After 13 years in the school system, thousands of students around the country have dumped their NCEA notes, tossed out their school uniforms and are readying themselves for year one of tertiary education.

The process of application and enrolment is easy these days. Navigating the websites of tertiary institutes is second nature to the latest batch of digital natives and, with the university year about to start, everything will have been sorted out online. By now, student loans and allowances will have been granted and accommodation arranged. But the question remains: what is student life really like?

There's nobody better than a current student to give the lowdown on what uni life really involves, and the likes of Unitec's SUCCESS, AUT's student ambassador and the University of Auckland's UniGuide programmes connect first-semester students with a student mentor, who can advise on everything from buying books, using public transport and where to buy a good coffee.

But to get a jump on things and find out what's useful and what's not, current Auckland Uni student Theo Larmer-Cottle tells it like it is.


Living at home vs flatting

Theo has one semester left to complete his BA, majoring in history and ancient history, and has lived at home through most of his degree but is about to move into a flat. He says living at home really helps with saving money, "which is essentially why I decided to stay home. You do miss out on the uni vibe a bit though. It's really just a balance between how rich you want to be and how much fun you want to have."

O Week

Orientation welcome programmes held at the end of February combine faculty tours with presentations and social gatherings designed to inform and connect new students with others. Theo mostly avoided O Week. "I think the only thing I did was take the bus in once to make sure I knew how to actually get to uni." He advises that O Week is "pretty handy because they give tours for new students, but at the same time you have to engage in those insufferable ice-breaking games, so do this at your peril."

Course materials

New students are given a list of course materials needed, but Theo recommends waiting to see if you actually need them. "I rarely bought course materials unless they were absolutely crucial, which they rarely were. Most people I went to uni with did the same." But for the materials you do need, Theo suggests Facebook as a good place to buy second-hand if you want to save money.

Working while studying

Like many students, Theo took on a part-time job to help fund his degree. He has worked for the past few years in customer services at Lotto NZ's call centre, a role he found through Trade Me Jobs. "That's probably the best place to find jobs. I know a lot of people use StudentJobSearch but I never made any headway through that, so if anyone out there is looking for a job I would recommend Trade Me." He admits it's not easy to work your way through uni but says it was worth it in the end.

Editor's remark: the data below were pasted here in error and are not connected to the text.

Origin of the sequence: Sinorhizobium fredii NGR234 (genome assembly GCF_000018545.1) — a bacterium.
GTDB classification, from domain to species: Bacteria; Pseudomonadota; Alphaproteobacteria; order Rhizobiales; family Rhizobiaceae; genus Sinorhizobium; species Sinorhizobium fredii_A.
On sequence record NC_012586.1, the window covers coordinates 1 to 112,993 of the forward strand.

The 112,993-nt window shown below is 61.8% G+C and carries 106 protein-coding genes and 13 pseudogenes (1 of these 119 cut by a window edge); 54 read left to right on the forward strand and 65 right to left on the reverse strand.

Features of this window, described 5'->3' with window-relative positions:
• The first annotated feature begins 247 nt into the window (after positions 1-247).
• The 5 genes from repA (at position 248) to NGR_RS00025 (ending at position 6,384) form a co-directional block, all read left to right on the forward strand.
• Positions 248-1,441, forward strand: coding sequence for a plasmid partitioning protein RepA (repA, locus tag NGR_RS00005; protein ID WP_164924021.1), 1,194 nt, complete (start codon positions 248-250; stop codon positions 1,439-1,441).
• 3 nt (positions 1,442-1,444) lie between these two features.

"Working it around my studies is probably not the phrase I would use, I would say I just kind of adapted to it. Basically, money equals life, so just get the max hours you think you can do and wing it."

Transport and food

To save money on public transport, Theo says the tertiary discount (at least 35 per cent) that can be uploaded on to an AT Hop card is probably the best bet. "It can save quite a lot of money. Foodwise, it's tricky to say, because everything is pretty expensive but there are a couple of sushi places around uni that can be quite cheap. Either that or just buy a loaf of bread to get you through the week."

What to wear

Is there a secret dress code when it comes to what to wear to uni? Theo's answer might be considered a predictable male reply. "Preferably clothes." For clarification, I checked in with a female student. "People use uni as a time to express themselves," says Olivia, "and you can pretty much get away with anything. Some people wear super-nice clothes and makeup, and some literally go to lectures in their pyjama pants. But I'd say a comfy pair of jeans is essential, something you can put on quickly when you wake up late and have to be at uni for an 8am class."

Study groups

Theo says study groups can be helpful, but you need to study with the right people. "I studied with a close mate of mine all the time in classes we shared and that was super-helpful, but I'm not really one for studying with complete strangers. A lot of classes set up study groups, which are usually set up through Facebook, but that was never for me."

Student social media groups

Facebook is also the place to go for student social media groups, which can be useful for finding out what to do and when an assignment is due. "I really just used them so everyone else could ask the stupid questions that I didn't want to ask," says Theo. "They are semi-helpful. The stage 1 Facebook groups are very helpful but stage 2 and 3 people just can't be bothered."

Final words

"Don't overthink anything, and do whatever you like. Uni isn't something to be scared of, it's a pretty liberating experience. So just wing it and you will have fun. I cannot stress enough how much better uni is than school."